Heather Repennin, vice president of the Los Angeles Bureau of Public Works refers to herself as a "wastehead."
“It’s someone who is completely immersed in discussions, operations and policy around the waste sector,” Repenning said. In her job, Repennin helps set waste and recycling policy for the city of Los Angeles. “Welcome to the world of being a wastehead," she said.
One thing that keeps wasteheads up at night is the lousy job of recycling that non-wasteheads are doing.
“They're hopeful that things will be recycled and so they put everything in there,” Repenning said. “That's not what we want them to do. We want them to know what is actually recyclable.”
Recyclers along the West Coast are in crisis mode after China announced earlier this year that it will no longer buy a major amount of the recycled goods it once did. Municipalities and recycling companies are trying to figure out what to do with their growing piles of paper and plastic.
The official reason for China’s decision is that shipments are too contaminated with non-recyclable materials. Removing such contamination takes time and money and can make recycling uneconomical. Municipalities are stepping up their public education, undertaking more social media campaigns and inserting more informational brochures in water and power bills.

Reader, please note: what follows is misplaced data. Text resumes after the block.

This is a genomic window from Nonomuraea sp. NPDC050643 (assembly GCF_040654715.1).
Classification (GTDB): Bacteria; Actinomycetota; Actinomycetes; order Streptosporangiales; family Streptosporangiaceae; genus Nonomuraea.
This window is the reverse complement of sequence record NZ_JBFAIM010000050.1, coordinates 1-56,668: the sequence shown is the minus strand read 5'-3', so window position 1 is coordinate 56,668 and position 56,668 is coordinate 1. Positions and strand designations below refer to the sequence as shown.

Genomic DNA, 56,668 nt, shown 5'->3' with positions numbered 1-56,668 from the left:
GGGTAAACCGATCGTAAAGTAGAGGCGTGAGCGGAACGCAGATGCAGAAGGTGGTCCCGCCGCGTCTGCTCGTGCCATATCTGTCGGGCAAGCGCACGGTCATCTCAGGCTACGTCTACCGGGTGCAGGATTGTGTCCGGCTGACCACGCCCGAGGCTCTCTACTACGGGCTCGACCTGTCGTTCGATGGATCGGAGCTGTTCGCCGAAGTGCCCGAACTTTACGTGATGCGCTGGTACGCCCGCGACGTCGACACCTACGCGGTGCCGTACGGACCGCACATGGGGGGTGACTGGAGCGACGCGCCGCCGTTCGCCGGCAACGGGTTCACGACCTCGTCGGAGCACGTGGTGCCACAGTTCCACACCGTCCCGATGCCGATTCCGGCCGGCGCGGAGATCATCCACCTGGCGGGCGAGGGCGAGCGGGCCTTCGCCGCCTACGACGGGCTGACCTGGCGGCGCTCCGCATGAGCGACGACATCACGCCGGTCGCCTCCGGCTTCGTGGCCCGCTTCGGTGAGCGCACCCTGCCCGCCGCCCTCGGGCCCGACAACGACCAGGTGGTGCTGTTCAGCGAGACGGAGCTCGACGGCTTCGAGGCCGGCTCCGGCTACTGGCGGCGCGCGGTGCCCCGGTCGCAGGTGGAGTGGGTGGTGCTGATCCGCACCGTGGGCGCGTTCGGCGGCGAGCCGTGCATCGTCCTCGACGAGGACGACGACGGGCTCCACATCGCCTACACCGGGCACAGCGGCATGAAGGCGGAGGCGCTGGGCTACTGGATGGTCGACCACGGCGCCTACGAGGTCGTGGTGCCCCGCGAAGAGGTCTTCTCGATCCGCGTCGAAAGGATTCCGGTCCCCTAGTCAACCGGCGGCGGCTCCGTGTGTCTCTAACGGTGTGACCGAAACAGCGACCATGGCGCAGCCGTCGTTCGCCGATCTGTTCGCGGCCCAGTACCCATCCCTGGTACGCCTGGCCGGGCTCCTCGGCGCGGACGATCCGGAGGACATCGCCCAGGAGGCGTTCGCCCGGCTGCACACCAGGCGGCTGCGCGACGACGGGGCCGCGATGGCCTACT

The uphill battle of ending contamination can be seen at the Puente Hills Materials Recovery Facility, a massive warehouse in Los Angeles County where bulldozers mound up mansion-sized piles of waste. Further down the sorting process, flattened cardboard boxes flop off conveyor belts. A lot of the material ends up in towered bales, ready to be sold, but a lot more of it is going to landfills after China’s decision.
“It’s probably 15-20 percent more than we would have otherwise,” said Bob Asgian, assistant department head for solid waste management department for LA County Sanitation Districts.
The contamination problem is clearly seen on the high speed sorting lines, where dozens of workers separate out recyclable goods from waste.
Asgian pointed out obviously unrecyclable materials, such as soiled diapers. However, he also singled out contaminants many might not realize aren’t actually recyclable, including envelopes with plastic laminated on them, cling wrap and plastic fruit casing.
Some items, like cardboard beer boxes have recently become classified as contaminants.
“Next week who knows?” Asgian said. “But this week it is.”
That’s because recyclers can’t just pass chipboard beer boxes and other mixed paper along to China anymore. What was once in demand is now a glut. State officials said that’s posing big questions about materials that have the ability to be recycled but no real financial motivation.
“If there’s no viable market for it, is that something we want to continue to call recyclable?” said Mark Oldfield, a spokesman for the California Department of Resources Recycling and Recovery.
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